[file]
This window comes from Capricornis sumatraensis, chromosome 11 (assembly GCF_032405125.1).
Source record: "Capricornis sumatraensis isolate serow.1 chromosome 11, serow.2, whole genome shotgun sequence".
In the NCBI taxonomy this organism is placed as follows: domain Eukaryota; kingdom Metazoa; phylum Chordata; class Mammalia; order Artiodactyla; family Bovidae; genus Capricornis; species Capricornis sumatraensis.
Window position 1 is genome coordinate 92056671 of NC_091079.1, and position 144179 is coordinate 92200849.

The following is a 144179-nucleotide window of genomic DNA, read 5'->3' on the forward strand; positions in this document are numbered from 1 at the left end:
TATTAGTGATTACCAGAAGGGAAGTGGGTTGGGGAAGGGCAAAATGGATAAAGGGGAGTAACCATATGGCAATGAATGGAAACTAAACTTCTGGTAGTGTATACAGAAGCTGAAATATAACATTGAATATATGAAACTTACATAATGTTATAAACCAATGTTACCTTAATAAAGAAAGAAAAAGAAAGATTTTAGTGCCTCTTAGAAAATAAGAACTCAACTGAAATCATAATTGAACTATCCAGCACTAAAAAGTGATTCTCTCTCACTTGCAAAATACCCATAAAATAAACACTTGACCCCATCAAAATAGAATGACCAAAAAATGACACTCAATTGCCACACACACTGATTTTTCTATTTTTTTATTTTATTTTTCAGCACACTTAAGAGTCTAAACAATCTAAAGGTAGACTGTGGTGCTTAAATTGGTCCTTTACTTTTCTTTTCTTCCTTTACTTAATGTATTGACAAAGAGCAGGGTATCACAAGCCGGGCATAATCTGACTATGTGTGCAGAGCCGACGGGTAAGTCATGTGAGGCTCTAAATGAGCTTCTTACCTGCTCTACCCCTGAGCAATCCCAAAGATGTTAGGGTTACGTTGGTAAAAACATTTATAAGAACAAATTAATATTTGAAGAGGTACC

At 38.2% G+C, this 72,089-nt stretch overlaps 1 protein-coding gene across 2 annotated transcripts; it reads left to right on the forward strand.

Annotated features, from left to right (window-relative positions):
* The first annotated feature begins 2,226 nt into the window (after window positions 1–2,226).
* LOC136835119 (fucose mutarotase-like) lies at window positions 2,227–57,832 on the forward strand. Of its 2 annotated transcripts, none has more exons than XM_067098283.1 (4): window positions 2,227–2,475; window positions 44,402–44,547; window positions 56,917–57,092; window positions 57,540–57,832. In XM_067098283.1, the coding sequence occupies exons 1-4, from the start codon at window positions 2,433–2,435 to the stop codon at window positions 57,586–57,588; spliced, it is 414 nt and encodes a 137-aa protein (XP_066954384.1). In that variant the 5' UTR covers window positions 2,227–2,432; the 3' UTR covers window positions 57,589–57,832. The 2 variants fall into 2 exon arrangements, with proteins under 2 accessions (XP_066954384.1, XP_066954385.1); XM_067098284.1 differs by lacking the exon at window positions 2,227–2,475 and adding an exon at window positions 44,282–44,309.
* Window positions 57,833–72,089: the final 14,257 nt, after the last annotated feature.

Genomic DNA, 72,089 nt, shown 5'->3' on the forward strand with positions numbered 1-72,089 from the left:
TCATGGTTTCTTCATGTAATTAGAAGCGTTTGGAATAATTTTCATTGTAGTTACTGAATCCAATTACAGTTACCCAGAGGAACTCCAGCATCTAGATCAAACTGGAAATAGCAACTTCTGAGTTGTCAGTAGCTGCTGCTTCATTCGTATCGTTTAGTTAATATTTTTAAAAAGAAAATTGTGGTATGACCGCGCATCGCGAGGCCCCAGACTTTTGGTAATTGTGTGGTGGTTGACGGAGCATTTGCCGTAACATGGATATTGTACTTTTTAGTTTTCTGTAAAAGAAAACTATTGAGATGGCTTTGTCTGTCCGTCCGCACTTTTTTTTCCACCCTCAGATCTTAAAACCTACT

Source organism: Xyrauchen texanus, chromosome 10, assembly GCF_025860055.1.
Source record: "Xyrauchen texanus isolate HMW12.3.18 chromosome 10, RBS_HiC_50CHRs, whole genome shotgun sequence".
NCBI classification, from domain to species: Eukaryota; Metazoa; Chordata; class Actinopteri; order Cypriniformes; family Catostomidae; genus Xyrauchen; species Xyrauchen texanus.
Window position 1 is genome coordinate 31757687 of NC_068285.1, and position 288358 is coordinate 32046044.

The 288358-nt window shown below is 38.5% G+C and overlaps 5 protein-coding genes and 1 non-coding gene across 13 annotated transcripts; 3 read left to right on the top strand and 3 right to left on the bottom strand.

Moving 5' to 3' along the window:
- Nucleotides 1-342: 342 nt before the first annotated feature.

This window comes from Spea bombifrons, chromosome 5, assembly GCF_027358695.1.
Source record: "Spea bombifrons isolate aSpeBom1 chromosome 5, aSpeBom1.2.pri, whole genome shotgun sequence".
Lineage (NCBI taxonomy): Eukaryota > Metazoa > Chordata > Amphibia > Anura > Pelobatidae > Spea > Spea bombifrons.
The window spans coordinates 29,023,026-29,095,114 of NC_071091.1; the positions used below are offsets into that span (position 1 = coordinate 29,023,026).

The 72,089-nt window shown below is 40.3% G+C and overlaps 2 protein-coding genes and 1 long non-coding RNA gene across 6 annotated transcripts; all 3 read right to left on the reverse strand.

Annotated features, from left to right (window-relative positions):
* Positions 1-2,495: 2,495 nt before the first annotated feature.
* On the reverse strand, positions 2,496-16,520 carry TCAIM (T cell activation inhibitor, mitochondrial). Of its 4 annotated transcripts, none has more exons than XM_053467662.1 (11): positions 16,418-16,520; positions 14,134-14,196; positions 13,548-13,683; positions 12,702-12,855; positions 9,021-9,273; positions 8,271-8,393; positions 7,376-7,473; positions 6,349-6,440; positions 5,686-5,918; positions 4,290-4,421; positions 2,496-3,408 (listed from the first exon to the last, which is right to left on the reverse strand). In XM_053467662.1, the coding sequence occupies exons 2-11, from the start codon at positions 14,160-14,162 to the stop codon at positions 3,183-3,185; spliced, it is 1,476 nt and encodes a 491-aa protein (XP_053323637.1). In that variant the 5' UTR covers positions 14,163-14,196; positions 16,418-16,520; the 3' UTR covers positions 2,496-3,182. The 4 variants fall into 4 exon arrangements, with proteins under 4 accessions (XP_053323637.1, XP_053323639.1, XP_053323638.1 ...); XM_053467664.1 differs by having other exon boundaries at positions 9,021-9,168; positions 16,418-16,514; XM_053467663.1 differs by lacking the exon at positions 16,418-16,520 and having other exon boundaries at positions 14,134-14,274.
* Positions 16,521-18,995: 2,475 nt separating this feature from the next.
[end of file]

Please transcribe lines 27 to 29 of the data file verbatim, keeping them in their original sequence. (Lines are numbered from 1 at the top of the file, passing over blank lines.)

* Positions 1-2,495: 2,495 nt before the first annotated feature.
* On the reverse strand, positions 2,496-16,520 carry TCAIM (T cell activation inhibitor, mitochondrial). Of its 4 annotated transcripts, none has more exons than XM_053467662.1 (11): positions 16,418-16,520; positions 14,134-14,196; positions 13,548-13,683; positions 12,702-12,855; positions 9,021-9,273; positions 8,271-8,393; positions 7,376-7,473; positions 6,349-6,440; positions 5,686-5,918; positions 4,290-4,421; positions 2,496-3,408 (listed from the first exon to the last, which is right to left on the reverse strand). In XM_053467662.1, the coding sequence occupies exons 2-11, from the start codon at positions 14,160-14,162 to the stop codon at positions 3,183-3,185; spliced, it is 1,476 nt and encodes a 491-aa protein (XP_053323637.1). In that variant the 5' UTR covers positions 14,163-14,196; positions 16,418-16,520; the 3' UTR covers positions 2,496-3,182. The 4 variants fall into 4 exon arrangements, with proteins under 4 accessions (XP_053323637.1, XP_053323639.1, XP_053323638.1 ...); XM_053467664.1 differs by having other exon boundaries at positions 9,021-9,168; positions 16,418-16,514; XM_053467663.1 differs by lacking the exon at positions 16,418-16,520 and having other exon boundaries at positions 14,134-14,274.
* Positions 16,521-18,995: 2,475 nt separating this feature from the next.